The first episode introduces all the family. They are on trial, and the key witness is dead. The prosecutor informs the judge that he has a key witness that he will not name for fear of his life, but that he is inside the Usher family and will come forward.

This causes all the family to get together and start blaming each other as the informant. We're now introduced to the family.

There's a flashback to Roderick as a young man with wife, Anabel (Anabel Lee), as he's working at Fortunato Phamaceutical, for his legitimate half-brother and being cheated by him for an idea he brought to him for the miracle pain killer that doesn't cause addiction.

You see him and his twin at a bar meeting the woman, Verna (anagram of raven) who tells them she can give them their hearts desire. Verna appears in all episodes either in human form or raven.  

Back to the confession Roderick starts talking about his mother (Anabeth Gish) and the life he and his twin sister (Mary McDonell) lived growing up. It's inferred that they are the children of her boss that lives not far from them where she is his secretary.

The mother gets sick, and they run to her boss for help, and they are refused. She dies and they bury her. She rises from the makeshift casket on a dark and stormy night and goes to her boss and kills him with a kiss. The title of the first episode is "On a Midnight Dreary," the first line of the poem The Raven.

Each episode is about the death of the six children all titled after a Poe short story playing out their demise. In order are the 2. Mask of the Red Death 3. Murder in the Rue Morgue 4. The Black Cat 5. The Tell Tale Heart 6. Gold Bug 7. The Pit and the Pendulum. 8. The Raven.

The series starts with the beginning of the poem and ends with the poem.

It's not until the last episode you see the flashback with Verna and the twins as they're told they can have their hearts desire, but the price is they will bury their children.

Enough of the plot. 

The acting is superb. Top notch for everyone. Cinematography is spot on. Pacing is perfect. Musical score sets the tone and mood that gives you goosebumps, without feeling like you need to puke.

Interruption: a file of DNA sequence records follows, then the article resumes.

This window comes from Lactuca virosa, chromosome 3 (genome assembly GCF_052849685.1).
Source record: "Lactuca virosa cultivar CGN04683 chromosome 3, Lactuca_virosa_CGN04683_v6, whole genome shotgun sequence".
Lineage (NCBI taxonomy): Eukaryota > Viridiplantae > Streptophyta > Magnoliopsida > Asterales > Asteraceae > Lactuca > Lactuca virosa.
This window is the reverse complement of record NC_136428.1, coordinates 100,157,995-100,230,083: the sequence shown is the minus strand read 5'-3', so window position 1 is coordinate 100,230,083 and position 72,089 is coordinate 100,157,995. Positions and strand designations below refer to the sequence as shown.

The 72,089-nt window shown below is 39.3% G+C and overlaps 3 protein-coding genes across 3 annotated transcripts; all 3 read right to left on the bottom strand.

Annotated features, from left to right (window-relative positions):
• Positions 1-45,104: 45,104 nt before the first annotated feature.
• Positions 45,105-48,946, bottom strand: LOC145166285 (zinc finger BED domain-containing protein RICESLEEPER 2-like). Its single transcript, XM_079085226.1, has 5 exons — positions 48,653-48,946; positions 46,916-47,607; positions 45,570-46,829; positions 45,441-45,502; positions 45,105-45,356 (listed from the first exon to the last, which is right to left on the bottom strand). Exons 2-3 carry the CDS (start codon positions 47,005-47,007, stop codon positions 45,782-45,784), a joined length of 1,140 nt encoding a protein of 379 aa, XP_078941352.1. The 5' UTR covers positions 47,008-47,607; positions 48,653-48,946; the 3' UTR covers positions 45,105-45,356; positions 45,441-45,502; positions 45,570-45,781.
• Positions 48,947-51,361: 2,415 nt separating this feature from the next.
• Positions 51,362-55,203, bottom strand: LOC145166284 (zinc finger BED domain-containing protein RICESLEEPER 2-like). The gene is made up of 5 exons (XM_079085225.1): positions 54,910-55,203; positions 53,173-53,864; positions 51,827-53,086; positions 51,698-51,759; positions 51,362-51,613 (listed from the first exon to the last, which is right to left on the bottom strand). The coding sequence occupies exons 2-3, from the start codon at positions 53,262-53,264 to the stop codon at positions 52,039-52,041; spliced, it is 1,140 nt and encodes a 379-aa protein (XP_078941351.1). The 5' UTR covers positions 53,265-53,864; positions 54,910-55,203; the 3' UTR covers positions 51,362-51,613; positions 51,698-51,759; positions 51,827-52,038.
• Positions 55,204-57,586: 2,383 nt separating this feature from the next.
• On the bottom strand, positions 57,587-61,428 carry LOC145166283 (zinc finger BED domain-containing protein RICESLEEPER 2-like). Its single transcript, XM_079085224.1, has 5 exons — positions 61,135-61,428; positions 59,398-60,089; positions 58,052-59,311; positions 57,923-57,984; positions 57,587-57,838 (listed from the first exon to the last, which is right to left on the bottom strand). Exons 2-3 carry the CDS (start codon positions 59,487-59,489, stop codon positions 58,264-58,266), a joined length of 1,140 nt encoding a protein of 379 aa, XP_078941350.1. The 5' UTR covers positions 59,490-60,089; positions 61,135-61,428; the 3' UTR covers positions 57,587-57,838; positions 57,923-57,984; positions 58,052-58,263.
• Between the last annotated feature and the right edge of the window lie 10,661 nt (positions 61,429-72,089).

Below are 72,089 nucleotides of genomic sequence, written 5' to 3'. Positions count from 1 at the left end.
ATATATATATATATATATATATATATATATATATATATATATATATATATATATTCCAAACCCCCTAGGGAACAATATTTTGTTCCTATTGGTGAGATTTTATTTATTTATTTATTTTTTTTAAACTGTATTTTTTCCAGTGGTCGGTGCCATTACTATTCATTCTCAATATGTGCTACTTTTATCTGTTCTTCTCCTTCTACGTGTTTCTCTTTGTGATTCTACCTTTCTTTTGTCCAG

When the house crashes and buries the House of Usher it is the ultimate climax.

There is a nice twist at the end.

I started teaching middle school English in 1981. I found the textbooks no longer had any Poe stories in them. I got a classroom set of Poe stories trying to interest the boys, girls were willing readers, boys were reluctant mostly because the stories weren't written for them. 

I had to explain every other word. In the fifteen years since I was their age the vocabulary of 7th grade dropped like a stone down a very dark well.

Wednesday, October 18, 2023

WC101823: Favorite Scary Monster


What is my favorite monster?

I've always been partial to vampires. Grew up with Boris Karloff, and many incarnations of Dracula. Peter Cushing and Christopher Lee's, many movies were nice, but not that scary.  

I like the 1979 version with Frank Langella as Dracula. He personified Dracula to me. The Gary Oldman version was okay but was too weird at first.

Then I started reading Anne Rice and her vampires, then witches and mummy other books. 

Still Lestat was the consummate vampire. She broke away from the Bram Stoker rigid restrictions on vampires. Making them even scarier.

Tuesday, October 10, 2023

WC101123: My Most Creative Halloween Costumes.


My most creative Halloween Costumes.

One year teaching English in mid-school. I dressed in a tunic and toga. Had my classes in the library and told them the short story King of the Jews, from James A. Michener's The Source

It's a close friend of Herod the Great telling about the rise and fall of the most infamous of all the kings of Judea. By far the best of all the short stories in that book.

Another year teaching world history, I had a plush red and black terrycloth robe with a hood I wore with one of my wife's silver belts with a round bronze medallion draped over my shoulders. It acted as a chain of office in medieval times.  I was Thomas Wolsey recalling being a Cardinal and Chancellor of England. (Gave the robe to my son as it no longer fits. I loved that robe.) Cardinal Wolsey was the subject of a number of my papers in college and in Three Medieval Battles.  

Thursday, October 05, 2023

For Nema: Anne Littlewolf


I gave Nema LaCuyer the pastor at Mesa Vista United Methodist Church a copy of Friends Forever by Anne Littlewolf. This last Sunday she said she liked it but had a hard time getting through it. She read it at the 11:00 service to the children.

I told her that I would have to share with her about the author/illustrator of the children’s book at a later time, as it’s a long story.

Nema as all pastors has limited time for long stories so I thought I’d post about my “Twin” here on my blog and then repost it on Facebook for her.

Anne Littlewolf was not the name she was born with. She legally changed it when she became an artist. I met her at Wayland Baptist College our freshman year as Pat Penny.

Her father was the pastor of Calvary Baptist Church in Farmington, NM. It so happened that in 1966 for six months my family lived in Farmington and that was the church we attended. When I found out where she was from and the church, we talked about some of the people both of us knew. A friend that lived two doors down from us was now married with a child and a deacon in the church.

What we ran into was the similarity of our names. The professors couldn’t tell us apart on the seating charts. Pat Prescott and Pat Penny were just too close. We remarked on it and I’m not sure who suggested it, but we decided we must be twins. We started calling each other twin.